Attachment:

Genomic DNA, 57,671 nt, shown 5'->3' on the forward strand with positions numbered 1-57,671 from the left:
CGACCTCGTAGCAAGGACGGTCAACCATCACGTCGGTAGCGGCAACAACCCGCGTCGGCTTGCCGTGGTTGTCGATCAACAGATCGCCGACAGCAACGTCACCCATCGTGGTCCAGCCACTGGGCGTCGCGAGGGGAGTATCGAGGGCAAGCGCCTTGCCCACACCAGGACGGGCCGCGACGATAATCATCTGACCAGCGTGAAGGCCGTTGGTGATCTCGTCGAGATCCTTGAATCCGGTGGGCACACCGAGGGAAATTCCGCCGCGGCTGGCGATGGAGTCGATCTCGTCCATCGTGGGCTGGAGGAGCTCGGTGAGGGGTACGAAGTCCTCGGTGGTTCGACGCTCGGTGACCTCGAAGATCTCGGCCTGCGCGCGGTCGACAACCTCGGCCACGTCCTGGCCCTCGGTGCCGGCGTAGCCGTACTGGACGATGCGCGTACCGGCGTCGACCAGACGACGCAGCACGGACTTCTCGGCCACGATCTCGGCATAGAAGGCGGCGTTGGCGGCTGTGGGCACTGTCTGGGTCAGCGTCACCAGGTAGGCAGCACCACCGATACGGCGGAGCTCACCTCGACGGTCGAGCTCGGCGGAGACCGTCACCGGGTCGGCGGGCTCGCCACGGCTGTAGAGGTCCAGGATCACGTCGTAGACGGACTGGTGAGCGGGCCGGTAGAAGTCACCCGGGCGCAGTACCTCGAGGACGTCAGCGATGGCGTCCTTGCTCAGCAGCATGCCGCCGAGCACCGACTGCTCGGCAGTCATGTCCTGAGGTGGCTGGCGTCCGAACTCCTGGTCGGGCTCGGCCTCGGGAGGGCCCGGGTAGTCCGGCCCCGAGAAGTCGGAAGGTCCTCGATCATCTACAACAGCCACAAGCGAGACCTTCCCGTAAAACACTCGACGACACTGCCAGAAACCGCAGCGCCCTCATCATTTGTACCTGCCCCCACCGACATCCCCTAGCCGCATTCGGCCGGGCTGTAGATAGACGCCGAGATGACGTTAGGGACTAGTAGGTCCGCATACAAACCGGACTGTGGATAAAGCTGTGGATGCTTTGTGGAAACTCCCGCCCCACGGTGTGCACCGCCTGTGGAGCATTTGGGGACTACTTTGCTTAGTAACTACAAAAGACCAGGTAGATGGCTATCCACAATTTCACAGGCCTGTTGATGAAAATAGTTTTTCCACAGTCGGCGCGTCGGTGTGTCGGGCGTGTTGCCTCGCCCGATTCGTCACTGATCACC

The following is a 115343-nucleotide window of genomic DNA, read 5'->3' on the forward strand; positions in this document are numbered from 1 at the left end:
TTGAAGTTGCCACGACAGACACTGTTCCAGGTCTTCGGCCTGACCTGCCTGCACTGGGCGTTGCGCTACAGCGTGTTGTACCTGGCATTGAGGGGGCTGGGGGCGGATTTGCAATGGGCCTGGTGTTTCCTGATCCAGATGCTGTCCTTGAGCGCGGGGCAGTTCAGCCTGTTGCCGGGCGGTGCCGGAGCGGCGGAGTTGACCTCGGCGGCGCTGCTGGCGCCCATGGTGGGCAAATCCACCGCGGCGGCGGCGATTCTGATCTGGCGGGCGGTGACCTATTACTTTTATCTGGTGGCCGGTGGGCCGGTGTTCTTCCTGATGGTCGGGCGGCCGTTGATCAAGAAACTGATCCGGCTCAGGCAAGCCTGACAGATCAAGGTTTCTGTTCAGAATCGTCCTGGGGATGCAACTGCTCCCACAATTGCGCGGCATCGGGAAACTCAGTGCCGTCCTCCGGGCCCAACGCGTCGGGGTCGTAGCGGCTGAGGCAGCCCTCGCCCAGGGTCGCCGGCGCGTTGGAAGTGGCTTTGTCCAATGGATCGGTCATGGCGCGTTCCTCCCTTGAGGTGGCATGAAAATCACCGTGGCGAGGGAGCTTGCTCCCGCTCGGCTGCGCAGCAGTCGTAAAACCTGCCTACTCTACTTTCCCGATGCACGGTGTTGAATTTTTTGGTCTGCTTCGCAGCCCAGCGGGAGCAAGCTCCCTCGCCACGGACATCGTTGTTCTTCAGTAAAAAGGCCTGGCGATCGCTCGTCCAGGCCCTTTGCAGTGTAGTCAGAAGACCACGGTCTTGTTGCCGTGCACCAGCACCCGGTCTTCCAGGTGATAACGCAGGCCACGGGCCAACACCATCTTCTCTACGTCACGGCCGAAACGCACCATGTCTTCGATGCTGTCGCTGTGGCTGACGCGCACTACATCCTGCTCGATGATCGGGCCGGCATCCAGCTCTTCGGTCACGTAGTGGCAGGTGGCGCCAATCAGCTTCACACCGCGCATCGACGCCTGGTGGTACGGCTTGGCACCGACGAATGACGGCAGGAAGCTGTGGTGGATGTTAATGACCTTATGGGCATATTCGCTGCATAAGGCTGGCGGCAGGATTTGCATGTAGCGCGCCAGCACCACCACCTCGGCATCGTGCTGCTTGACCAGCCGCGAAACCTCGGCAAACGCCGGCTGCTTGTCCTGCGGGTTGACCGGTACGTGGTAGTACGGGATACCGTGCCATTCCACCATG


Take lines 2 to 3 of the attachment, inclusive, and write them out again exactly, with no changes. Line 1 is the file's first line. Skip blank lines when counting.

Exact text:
CGACCTCGTAGCAAGGACGGTCAACCATCACGTCGGTAGCGGCAACAACCCGCGTCGGCTTGCCGTGGTTGTCGATCAACAGATCGCCGACAGCAACGTCACCCATCGTGGTCCAGCCACTGGGCGTCGCGAGGGGAGTATCGAGGGCAAGCGCCTTGCCCACACCAGGACGGGCCGCGACGATAATCATCTGACCAGCGTGAAGGCCGTTGGTGATCTCGTCGAGATCCTTGAATCCGGTGGGCACACCGAGGGAAATTCCGCCGCGGCTGGCGATGGAGTCGATCTCGTCCATCGTGGGCTGGAGGAGCTCGGTGAGGGGTACGAAGTCCTCGGTGGTTCGACGCTCGGTGACCTCGAAGATCTCGGCCTGCGCGCGGTCGACAACCTCGGCCACGTCCTGGCCCTCGGTGCCGGCGTAGCCGTACTGGACGATGCGCGTACCGGCGTCGACCAGACGACGCAGCACGGACTTCTCGGCCACGATCTCGGCATAGAAGGCGGCGTTGGCGGCTGTGGGCACTGTCTGGGTCAGCGTCACCAGGTAGGCAGCACCACCGATACGGCGGAGCTCACCTCGACGGTCGAGCTCGGCGGAGACCGTCACCGGGTCGGCGGGCTCGCCACGGCTGTAGAGGTCCAGGATCACGTCGTAGACGGACTGGTGAGCGGGCCGGTAGAAGTCACCCGGGCGCAGTACCTCGAGGACGTCAGCGATGGCGTCCTTGCTCAGCAGCATGCCGCCGAGCACCGACTGCTCGGCAGTCATGTCCTGAGGTGGCTGGCGTCCGAACTCCTGGTCGGGCTCGGCCTCGGGAGGGCCCGGGTAGTCCGGCCCCGAGAAGTCGGAAGGTCCTCGATCATCTACAACAGCCACAAGCGAGACCTTCCCGTAAAACACTCGACGACACTGCCAGAAACCGCAGCGCCCTCATCATTTGTACCTGCCCCCACCGACATCCCCTAGCCGCATTCGGCCGGGCTGTAGATAGACGCCGAGATGACGTTAGGGACTAGTAGGTCCGCATACAAACCGGACTGTGGATAAAGCTGTGGATGCTTTGTGGAAACTCCCGCCCCACGGTGTGCACCGCCTGTGGAGCATTTGGGGACTACTTTGCTTAGTAACTACAAAAGACCAGGTAGATGGCTATCCACAATTTCACAGGCCTGTTGATGAAAATAGTTTTTCCACAGTCGGCGCGTCGGTGTGTCGGGCGTGTTGCCTCGCCCGATTCGTCACTGATCACC

The following is a 115343-nucleotide window of genomic DNA, read 5'->3' on the forward strand; positions in this document are numbered from 1 at the left end: